Tony Bateson, Oxford, UK.

  23. cloudydeb

    My dad had polio, and still suffers with post-polio syndrome. I’m sure he would much rather have had the vaccine.

  24. Constance Lombardo

    Thank you! I believe that, unless your family has a known adverse reaction to vaccines, we definitely should vaccinate our children- for their sake and for the sake of all the children in our community. I’m alarmed by the number of Asheville kids w/o. My seven-year old received all of hers, and, yes, I did alot of research first.

  25. bill smith

    [i]They, however, pay no attention to which autistic kids were vaccinated or not because they could hardly fail to notice that all autistic people have been vaccinated and they would put themselves in the dock for this.[/i]

    As far as I know, the only study connecting vaccines to Autism was proven to be a hoax. Do you have some other data to back up your implications? Or do you generally promote half-truth-fueled hysteria?

  26. bobaloo

    They, however, pay no attention to which autistic kids were vaccinated or not because they could hardly fail to notice that all autistic people have been vaccinated and they would put themselves in the dock for this.

    Let’s try an experiment:

    They, however, pay no attention to which homosexual kids were vaccinated or not because they could hardly fail to notice that all homosexual people have been vaccinated and they
    would put themselves in the dock for this.

    They, however, pay no attention to which rude kids were vaccinated or not because they could hardly fail to notice that all rude people have been vaccinated and they would put themselves in the dock for this.

    They, however, pay no attention to which ugly kids were vaccinated or not because they could hardly fail to notice that all ugly people have been vaccinated and they would put themselves in the dock for this.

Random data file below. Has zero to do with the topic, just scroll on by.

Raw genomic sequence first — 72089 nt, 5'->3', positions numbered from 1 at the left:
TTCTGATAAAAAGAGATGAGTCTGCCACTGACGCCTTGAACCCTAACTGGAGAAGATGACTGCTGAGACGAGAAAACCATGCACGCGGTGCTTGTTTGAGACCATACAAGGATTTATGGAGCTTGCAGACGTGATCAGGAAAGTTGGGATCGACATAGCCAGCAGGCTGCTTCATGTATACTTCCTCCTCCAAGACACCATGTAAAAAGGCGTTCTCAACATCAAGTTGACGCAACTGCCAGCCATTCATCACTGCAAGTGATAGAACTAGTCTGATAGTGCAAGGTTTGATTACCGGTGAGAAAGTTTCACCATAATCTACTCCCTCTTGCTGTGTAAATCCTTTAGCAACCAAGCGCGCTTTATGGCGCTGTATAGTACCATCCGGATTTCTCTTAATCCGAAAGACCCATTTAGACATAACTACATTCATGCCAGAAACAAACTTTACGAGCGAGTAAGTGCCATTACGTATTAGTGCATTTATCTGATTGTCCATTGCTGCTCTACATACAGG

They, however, pay no attention to which stupid kids were vaccinated or not because they could hardly fail to notice that all stupid people have been vaccinated and they would put themselves in the dock for this.


  27. tony_bateson

    So it is madness, is it according to Bobaloo (what did he/she say about stopping this madness?) to suggest that 100% vaccination rate in autistic kids is somehow irrelevant? He/she seems to be one of a small number who think this state of play is so unimportant that they never seek to challenge it, only to rubbish its significance. Please emerge from your trance and explain to me why there is such a disparity in the way medics view measles data compared to autism data. One in 64 male children becoming victim to a dreadful life-long condition is not a subject for careful study whilst medics find plenty of energy to coerce parents into vaccinating their kids. There’s the madness.

    Tony Bateson, Oxford, UK

  28. bill smith

    Please, Mr. Bateson, show me the evidence that autism is linked to vaccines. Oh, right, there is none. Just blind speculation.

  29. Daniel Withrow

    Tony, can you link to a peer-reviewed, non-debunked study in a journal of epidemiology or other relevant specialty to verify your claim that all autistic children have been vaccinated? I find this claim highly suspect. Two minutes’ Googling turns up this result:

    That is, the one study done so far is hugely flawed, was done by advocates of the pseudoscientific link between vaccines and autism, and to the extent that it shows anything, shows that 1% of unvaccinated kids are autistic, the same as vaccinated kids, but half as much as partially vaccinated kids.

    This page is also informative: http://www.aafp.org/afp/2002/1201/p2113.html

    Reading the stats, it appears that in a sample year–1941–nearly a million kids had measles, and of those, between 1 and 2 thousand died. Again, that’s per year.

    With vaccinations, our rate of catching measles has dropped a thousandfold. But for every 1% increase in the unvaccinated population, the danger of catching the disease anyway for the vaccinated population increases by 60%.

  30. bobaloo

    So it is madness, is it according to Bobaloo (what did he/she say about stopping this madness?) to suggest that 100% vaccination rate in autistic kids is somehow irrelevant?

    Because it doesn’t prove anything, nor does it even imply anything. You don’t even have the data to back up that statement.
    Even if your statement is accurate, a massive majority of people receive vaccinations, so saying “100% of people with autism received vaccinations” is EXACTLY the same as “100% of people with Down’s Syndrome received vaccinations” and “100% of people with mental retardation received vaccinations” and “100% of people with cancer received vaccinations”.

    The point is it’s a completely dishonest reason to attribute autism to vaccinations.

    And if I’m in a trance, you’re in a coma.

  31. Daniel Withrow